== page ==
Ralph Breaks the Internet
Mission: Impossible - Fallout
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All Critics (20)
| Top Critics (6)
| Fresh (19)
| Rotten (1)
| DVD (2)
A remarkable personal-is-political drama, set in barely postcolonial Senegal and France.
Formally spartan, Ousmane Sembène's Black Girl is dense with cool fury.
[An] intimate, straightforwardly realistic drama.
Mr. Sembène makes his point neatly and dramatically.
Sembene keeps his metaphors under control, and the result is a message movie with an unusual depth of characterization.
The weakness of Black Girl is in its slow, journeyman style; one feels that Sembene learned filmmaking by making this film.
Sembene imbues objects with significance, not only on a symbolic level, but in a way so profound that they seem to carry supernatural power.
suggests powerfully how colonialism and its mindset does not immediately dissipate once a country has achieved independence
Black Girl - often called the first important African feature film - can be interpreted as a mere penetrating personal drama, but it's impossible to look at this film apolitically.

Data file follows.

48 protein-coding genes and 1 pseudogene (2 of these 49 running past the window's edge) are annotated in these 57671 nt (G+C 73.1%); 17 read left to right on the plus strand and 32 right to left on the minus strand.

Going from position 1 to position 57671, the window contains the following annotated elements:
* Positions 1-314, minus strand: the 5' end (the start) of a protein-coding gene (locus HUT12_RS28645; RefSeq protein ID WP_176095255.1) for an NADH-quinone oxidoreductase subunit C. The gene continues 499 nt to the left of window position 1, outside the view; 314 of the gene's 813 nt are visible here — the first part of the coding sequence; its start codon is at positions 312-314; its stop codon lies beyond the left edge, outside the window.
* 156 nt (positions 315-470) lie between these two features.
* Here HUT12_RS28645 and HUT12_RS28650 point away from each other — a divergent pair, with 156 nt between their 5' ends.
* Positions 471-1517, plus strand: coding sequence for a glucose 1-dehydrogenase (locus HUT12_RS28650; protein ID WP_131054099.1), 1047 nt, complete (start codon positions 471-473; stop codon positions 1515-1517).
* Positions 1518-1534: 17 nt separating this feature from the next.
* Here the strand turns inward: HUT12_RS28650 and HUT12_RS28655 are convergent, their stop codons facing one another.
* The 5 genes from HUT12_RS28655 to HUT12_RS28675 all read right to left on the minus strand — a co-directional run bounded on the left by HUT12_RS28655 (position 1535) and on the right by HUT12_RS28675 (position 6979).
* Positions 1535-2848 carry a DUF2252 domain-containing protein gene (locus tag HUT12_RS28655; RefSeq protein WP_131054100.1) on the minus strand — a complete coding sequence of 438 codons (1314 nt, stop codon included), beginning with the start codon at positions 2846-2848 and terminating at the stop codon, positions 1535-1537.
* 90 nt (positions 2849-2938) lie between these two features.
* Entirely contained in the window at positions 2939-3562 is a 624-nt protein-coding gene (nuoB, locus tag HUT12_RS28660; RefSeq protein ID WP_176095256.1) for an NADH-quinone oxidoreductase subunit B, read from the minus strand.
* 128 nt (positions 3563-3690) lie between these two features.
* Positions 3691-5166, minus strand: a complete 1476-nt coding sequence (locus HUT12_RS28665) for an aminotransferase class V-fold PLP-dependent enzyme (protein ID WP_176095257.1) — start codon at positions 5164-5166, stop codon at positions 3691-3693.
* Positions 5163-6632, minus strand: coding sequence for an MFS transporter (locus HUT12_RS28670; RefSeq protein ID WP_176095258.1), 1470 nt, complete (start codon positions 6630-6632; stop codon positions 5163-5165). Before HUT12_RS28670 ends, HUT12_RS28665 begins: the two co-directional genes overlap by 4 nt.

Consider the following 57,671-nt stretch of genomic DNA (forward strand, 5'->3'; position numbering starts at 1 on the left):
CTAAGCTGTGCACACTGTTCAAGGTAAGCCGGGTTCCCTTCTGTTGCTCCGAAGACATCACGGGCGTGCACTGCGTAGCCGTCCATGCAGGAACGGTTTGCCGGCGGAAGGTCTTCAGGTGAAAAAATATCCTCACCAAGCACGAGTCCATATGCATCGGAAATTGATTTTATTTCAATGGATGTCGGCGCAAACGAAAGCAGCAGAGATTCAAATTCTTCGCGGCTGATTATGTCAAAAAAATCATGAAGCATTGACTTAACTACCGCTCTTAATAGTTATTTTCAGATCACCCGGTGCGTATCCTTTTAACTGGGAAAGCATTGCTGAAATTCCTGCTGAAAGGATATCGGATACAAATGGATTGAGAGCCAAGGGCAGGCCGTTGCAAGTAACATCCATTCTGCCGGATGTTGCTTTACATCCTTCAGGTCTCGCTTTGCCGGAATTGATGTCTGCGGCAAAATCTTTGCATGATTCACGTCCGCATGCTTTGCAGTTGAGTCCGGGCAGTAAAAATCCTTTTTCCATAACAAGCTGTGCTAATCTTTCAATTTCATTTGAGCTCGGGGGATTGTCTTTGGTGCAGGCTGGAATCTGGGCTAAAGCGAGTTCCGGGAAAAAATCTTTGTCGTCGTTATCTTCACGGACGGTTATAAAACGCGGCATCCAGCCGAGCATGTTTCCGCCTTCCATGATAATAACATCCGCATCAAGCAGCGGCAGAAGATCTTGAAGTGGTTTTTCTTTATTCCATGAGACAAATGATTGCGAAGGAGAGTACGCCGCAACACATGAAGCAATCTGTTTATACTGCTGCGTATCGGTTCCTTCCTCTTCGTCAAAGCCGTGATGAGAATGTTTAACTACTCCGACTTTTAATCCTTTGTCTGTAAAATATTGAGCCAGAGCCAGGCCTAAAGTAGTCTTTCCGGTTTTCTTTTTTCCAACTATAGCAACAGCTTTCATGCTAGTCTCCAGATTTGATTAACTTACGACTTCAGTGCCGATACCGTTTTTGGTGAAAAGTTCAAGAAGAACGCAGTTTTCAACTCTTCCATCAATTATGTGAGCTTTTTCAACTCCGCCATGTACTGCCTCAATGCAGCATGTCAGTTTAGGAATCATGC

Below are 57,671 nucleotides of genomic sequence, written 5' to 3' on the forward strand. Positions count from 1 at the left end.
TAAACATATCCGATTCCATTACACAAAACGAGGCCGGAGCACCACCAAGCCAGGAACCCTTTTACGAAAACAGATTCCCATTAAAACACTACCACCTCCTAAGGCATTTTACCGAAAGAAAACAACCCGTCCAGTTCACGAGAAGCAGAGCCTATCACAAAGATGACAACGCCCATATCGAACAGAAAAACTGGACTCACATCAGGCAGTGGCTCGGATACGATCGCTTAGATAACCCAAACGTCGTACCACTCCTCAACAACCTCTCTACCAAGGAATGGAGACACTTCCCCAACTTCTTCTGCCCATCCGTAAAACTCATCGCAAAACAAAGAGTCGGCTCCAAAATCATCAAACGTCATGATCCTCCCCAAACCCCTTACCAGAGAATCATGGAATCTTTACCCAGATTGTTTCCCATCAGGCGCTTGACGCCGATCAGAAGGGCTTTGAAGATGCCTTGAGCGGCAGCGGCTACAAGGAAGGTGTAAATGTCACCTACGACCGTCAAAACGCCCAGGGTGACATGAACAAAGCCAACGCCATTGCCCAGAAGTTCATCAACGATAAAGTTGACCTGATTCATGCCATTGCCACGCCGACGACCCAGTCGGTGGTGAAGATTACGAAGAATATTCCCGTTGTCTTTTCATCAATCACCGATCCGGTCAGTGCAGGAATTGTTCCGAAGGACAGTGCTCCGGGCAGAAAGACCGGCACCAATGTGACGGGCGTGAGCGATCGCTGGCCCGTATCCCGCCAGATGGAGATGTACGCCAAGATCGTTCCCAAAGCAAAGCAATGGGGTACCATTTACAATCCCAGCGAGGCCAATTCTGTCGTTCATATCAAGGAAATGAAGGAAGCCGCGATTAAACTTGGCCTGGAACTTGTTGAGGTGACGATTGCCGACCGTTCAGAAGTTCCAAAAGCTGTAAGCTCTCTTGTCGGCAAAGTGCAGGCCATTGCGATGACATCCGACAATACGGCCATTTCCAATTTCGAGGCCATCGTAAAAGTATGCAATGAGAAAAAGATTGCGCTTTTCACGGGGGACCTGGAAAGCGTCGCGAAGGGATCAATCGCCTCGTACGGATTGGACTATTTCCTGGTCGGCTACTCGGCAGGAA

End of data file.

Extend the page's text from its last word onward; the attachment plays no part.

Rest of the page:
Running only 65 minutes the movie is compact, but extremely potent; Sembene's simple camera setups articulate great poetry. It's a movie of dashed hopes and unexpected beauties, and it's a masterpiece.
Historical importance aside, it's startling how elementally lyrical, how starkly political, the watchful, heightened naturalism of this essential masterpiece is.
Paints a broad story of oppression that's specific in its details.
[font=Century Gothic]"Black Girl" is an incisive allegory from Ousmane Sembene about the relationship between France and Senegal, made shortly after Senegal's gaining its independence. Diouana(Mbissine Therese Diop), like many others in Dakar, is unemployed and looking for work. Luckily enough, she finds work as a nursery maid for a French couple(Anne-Marie Jelinek & Robert Fontaine) who have three young children. At the beginning of her employment, Diouana brings them a native mask as a gift. When they move back to France, they bring along Diouana but they mislead her as to what her responsibilities will be, leaving her to feel exploited and trapped inside an apartment all day long as she is separated both from the vibrant France she imagines and the support system she left behind in Senegal. To add to this, she suffers the condescension and lack of respect from the other French people she encounters as she serves them at the dinner table.[/font]
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